- European club football governing body, UEFA, has made a new rule
- The rule guarantee automatic group stage place for all Premier League teams
- Teams from Italy, Spain and Germany also benefit from the new rule
European club football governing body, UEFA, have handed Premier League clubs a huge boost by guaranteeing them automatic entry into the group stages of the Champions League.
The implication of the new rule is that all four qualified English teams will now be given a direct route into the Champions League group stages alongside clubs from Italy, Germany and Spain, as well as the current holders of the European Cup and the Europa League.
Also part of the new rules is the scraping of traditional kick-off times in the Champions League starting from next season.
European football's governing body have announced that from the 2018/19 season, start times will be shuffled between 5.55pm and 8pm, similar to the current Europa League format.
A further two teams from the Premier League, Seire A, La Liga and Bundesliga will also qualify directly for the Europa League group stages as well as two from France.
But sides from lesser leagues will still have to play off.
This means that from next season, the top six will all be guaranteed a place in both European competition's group stage and will not have to play a two-legged qualifier.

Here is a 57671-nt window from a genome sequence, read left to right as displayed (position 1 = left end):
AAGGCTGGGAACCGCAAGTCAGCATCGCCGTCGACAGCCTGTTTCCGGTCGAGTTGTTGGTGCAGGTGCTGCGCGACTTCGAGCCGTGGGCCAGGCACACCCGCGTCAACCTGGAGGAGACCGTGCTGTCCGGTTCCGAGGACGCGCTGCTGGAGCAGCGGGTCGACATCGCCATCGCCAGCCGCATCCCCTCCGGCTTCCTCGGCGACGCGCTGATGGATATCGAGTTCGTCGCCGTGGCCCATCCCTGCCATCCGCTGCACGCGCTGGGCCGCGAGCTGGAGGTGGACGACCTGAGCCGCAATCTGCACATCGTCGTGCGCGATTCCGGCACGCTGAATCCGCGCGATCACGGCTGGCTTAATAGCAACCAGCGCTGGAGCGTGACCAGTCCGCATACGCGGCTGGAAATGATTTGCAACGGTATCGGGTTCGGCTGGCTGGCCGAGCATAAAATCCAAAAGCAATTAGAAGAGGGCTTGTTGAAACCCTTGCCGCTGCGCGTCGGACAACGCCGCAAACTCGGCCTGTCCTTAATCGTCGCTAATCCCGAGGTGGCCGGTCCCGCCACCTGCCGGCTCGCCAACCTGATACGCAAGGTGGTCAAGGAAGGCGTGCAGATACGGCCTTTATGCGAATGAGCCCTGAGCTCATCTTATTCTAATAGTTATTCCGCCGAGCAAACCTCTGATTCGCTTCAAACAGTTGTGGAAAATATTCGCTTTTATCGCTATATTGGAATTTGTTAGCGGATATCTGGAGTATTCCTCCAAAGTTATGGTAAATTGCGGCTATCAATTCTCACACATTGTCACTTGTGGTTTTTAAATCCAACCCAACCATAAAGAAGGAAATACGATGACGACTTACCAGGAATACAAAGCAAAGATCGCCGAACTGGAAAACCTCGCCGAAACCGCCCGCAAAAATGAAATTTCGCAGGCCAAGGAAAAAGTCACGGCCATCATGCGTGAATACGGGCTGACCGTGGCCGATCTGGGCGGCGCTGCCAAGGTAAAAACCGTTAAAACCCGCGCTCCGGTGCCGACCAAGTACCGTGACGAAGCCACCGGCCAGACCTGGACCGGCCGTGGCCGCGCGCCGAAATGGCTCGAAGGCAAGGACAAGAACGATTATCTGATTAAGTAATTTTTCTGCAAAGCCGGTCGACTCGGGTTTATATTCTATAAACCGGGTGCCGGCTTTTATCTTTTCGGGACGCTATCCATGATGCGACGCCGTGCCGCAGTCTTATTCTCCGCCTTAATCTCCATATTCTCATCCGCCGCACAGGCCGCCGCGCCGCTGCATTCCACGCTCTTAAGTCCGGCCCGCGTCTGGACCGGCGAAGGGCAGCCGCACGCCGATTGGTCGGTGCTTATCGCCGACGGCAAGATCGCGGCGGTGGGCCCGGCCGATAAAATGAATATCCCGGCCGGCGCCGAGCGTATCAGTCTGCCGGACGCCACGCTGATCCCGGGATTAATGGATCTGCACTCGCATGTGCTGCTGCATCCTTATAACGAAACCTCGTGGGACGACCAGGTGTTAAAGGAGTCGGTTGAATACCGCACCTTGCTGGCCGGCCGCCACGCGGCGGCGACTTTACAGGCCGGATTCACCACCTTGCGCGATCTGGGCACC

The lack of qualifying rounds is a huge boost for English sides who have seen themselves navigate tricky ties in order to qualify for the tournament over the years.
Despite finishing fourth, this term Liverpool had to overcome German side Hoffenheim in the qualifying rounds this season.
Also part of the new rules, UEFA president, Aleksander Ceferin, revealed there will be no use of VAR in next season's Champions League.
"Fans see the VAR screen all the time but nobody knows how it works," he said.
"We will not use it in the Champions League next season. For me, it might be a good project but we shouldn't rush it."
The European football governing body also revealed more teams will directly qualify for the group stages, with 26 in total compared to 22 from this season.
Now, only six teams will gain entry via the qualifying round opposed to 10 this term, but this format will still remain a mini knockout tournament.
Their final change sees more clubs trickle down into the Europa League from the group stages, with 10 sides now playing in Europe's second club competition.
17 teams will qualify for the tournament directly through domestic league postitions and a further 21 clubs will make it through the normal qualifying route.
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